NEW ORLEANS - Hundreds of drug
offenders may clog jails and add millions of dollars in incarceration costs if
proposals to slash the state judiciary budget are approved, according to one
stakeholder in the existing system.
Lars Levy, executive director of the
Louisiana Association of Drug Court Professionals (LADCP), told the Louisiana
Record that plans to slash available funds – which some have warned
would heavily impact drug courts – would be “the complete wrong move."
"What drug courts have done is reduce crime and improve the health of
individuals,” Levy told the Louisiana Record. “It’s also put people back to work, made them
tax-paying citizens again.”
The state House of Representatives
recently voted 98-0 to slash the budget financing the Louisiana Supreme Court
and other parts of the state judiciary. The cuts would be for the fiscal year
starting July 1. Some politicians believe the state’s 50 drug courts would be
most affected if the cuts are sustained by a state Senate review, but other
special programs could suffer as well.
The proposed cuts contained in House
Bill 616 would provide a judicial system budget totaling $164 million, which
would mark a huge spending cut from the $187 million spent during the 2015-2016
Louisiana faces a projected $600
million overall state budget shortfall in its upcoming fiscal year. State
legislators are now examining a proposed $26 billion spending plan, and there
is ongoing political grappling over whether new revenue-generating measures
will be needed to help close the financial gap.
Levy’s association represents the
professionals who administer the 50 drug courts in the state. Under those
programs, local district attorneys decide which non-violent, first-time drug
offenders will be given an opportunity for diversion to drug court rather than
After pleading guilty, selected
offenders appear in drug court, which are locally administered programs that
require frequent and random drug testing, intensive treatment, judicial
oversight, community supervision, and work requirements. If the offenders fail
to adhere to a strict program, they can be sent to jail under the terms of
their original guilty plea. If they complete the 18-month program, the charges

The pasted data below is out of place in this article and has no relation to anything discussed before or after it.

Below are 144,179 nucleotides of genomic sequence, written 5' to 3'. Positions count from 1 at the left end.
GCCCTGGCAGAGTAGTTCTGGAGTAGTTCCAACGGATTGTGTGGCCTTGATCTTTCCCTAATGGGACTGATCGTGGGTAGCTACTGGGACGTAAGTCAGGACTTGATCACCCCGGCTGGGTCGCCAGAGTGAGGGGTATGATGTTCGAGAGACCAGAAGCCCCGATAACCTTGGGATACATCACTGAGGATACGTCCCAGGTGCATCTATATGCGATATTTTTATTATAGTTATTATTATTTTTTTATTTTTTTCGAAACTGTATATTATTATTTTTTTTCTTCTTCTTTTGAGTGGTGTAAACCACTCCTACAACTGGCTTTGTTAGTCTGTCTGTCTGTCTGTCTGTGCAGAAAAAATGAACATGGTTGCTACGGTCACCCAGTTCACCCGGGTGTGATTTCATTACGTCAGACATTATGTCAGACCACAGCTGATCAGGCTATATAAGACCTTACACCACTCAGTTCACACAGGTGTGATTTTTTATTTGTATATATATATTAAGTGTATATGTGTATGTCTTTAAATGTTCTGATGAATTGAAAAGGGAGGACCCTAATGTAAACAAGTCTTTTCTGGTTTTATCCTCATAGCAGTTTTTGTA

Levy said there are 50 operational
drug courts in Louisiana, with more being added. These include 30 adult, 17
juvenile and three family preservation drug courts serving thousands of people.
Each program has a team led by an unpaid judge, with staff including drug court
coordinators, treatment staff, a prosecutor, a public defender, law enforcement
representatives, a case manager and other administrative staff.
The reason for the proposed
cuts to the drug court program?
“They can’t slash judges’ salaries, so they
would have to look at ancillary programs,” Levy said, adding that offenders are
screened for suitability before being admitted to drug court.
attorneys tend to know these people," he said. "They realize there’s not enough room in
jail and it’s better to treat them (than incarcerate). It’s much better than
putting them on probation and much better than putting them in jail. It costs
$25,000 per year to house a prisoner, and drug court costs $5,000 a year for a
Louisiana does not fund its state
court system with one budget. District, parish and city courts are mainly
funded by local governments. The Louisiana Supreme Court and five courts of
appeal are funded by an annual state legislative appropriation. That
appropriation is also used for the salaries and benefits for all state court
A portion of the salaries of parish
and city court judges, and the compensation of retired and ad hoc
judges, are also funded by the state.
Valerie S. Willard, the deputy judicial administrator of Public Information & Community Relations for the
Louisiana Supreme Court, said she “can’t really say at this point” about the
effects of the proposed budget cuts.
“The budget is just coming out of the
House at this point and still has to go before the Senate," Willard told the Louisiana Record.
Asked if that meant the cuts to the
state’s highest court might be less severe than the House requested once the Senate’s finance committee weighs in, she declined comment.
There is precedent that the budget cuts may
not be so draconian. Last year, the Senate Finance Committee disagreed with a decision to provide a judiciary budget that did not include any
increases. The Senate committee eventually added a $3.5 million increase to the
proposed budget, a total representing half the spending increase sought by the
Supreme Court. That increase was later approved by the full Senate.
For fiscal year 2015-2016, the state
judiciary appropriation totaled $170,603,192. An outline of that judiciary budget can be found in Act 66 of the 2015 Regular Legislative Session, which is
available online at the Louisiana legislative website at www.legis.la.gov.
The Act 66 originally allowed a
budget of $182,664,006, but was reduced by $3,060,814 pursuant to a plan
adopted by the Judicial Budgetary Control Board as approved by the Louisiana
The Louisiana Supreme Court is
audited by the Louisiana Legislative Auditor every two years. The audit report
is available on the Legislative Auditor’s website at www.lla.state.la.us.
The reports compare the budget to actual expenditures and revenues, and break
down revenues and expenditures by categories. The court’s overall financial
data is also provided.
Some Louisiana politicians are
asking for greater operating efficiencies and new structures for state
institutions rather than raising taxes to cover the shortfall. The haggling is
anticipated to continue until shortly before the legislature’s regular session
ends on June 6.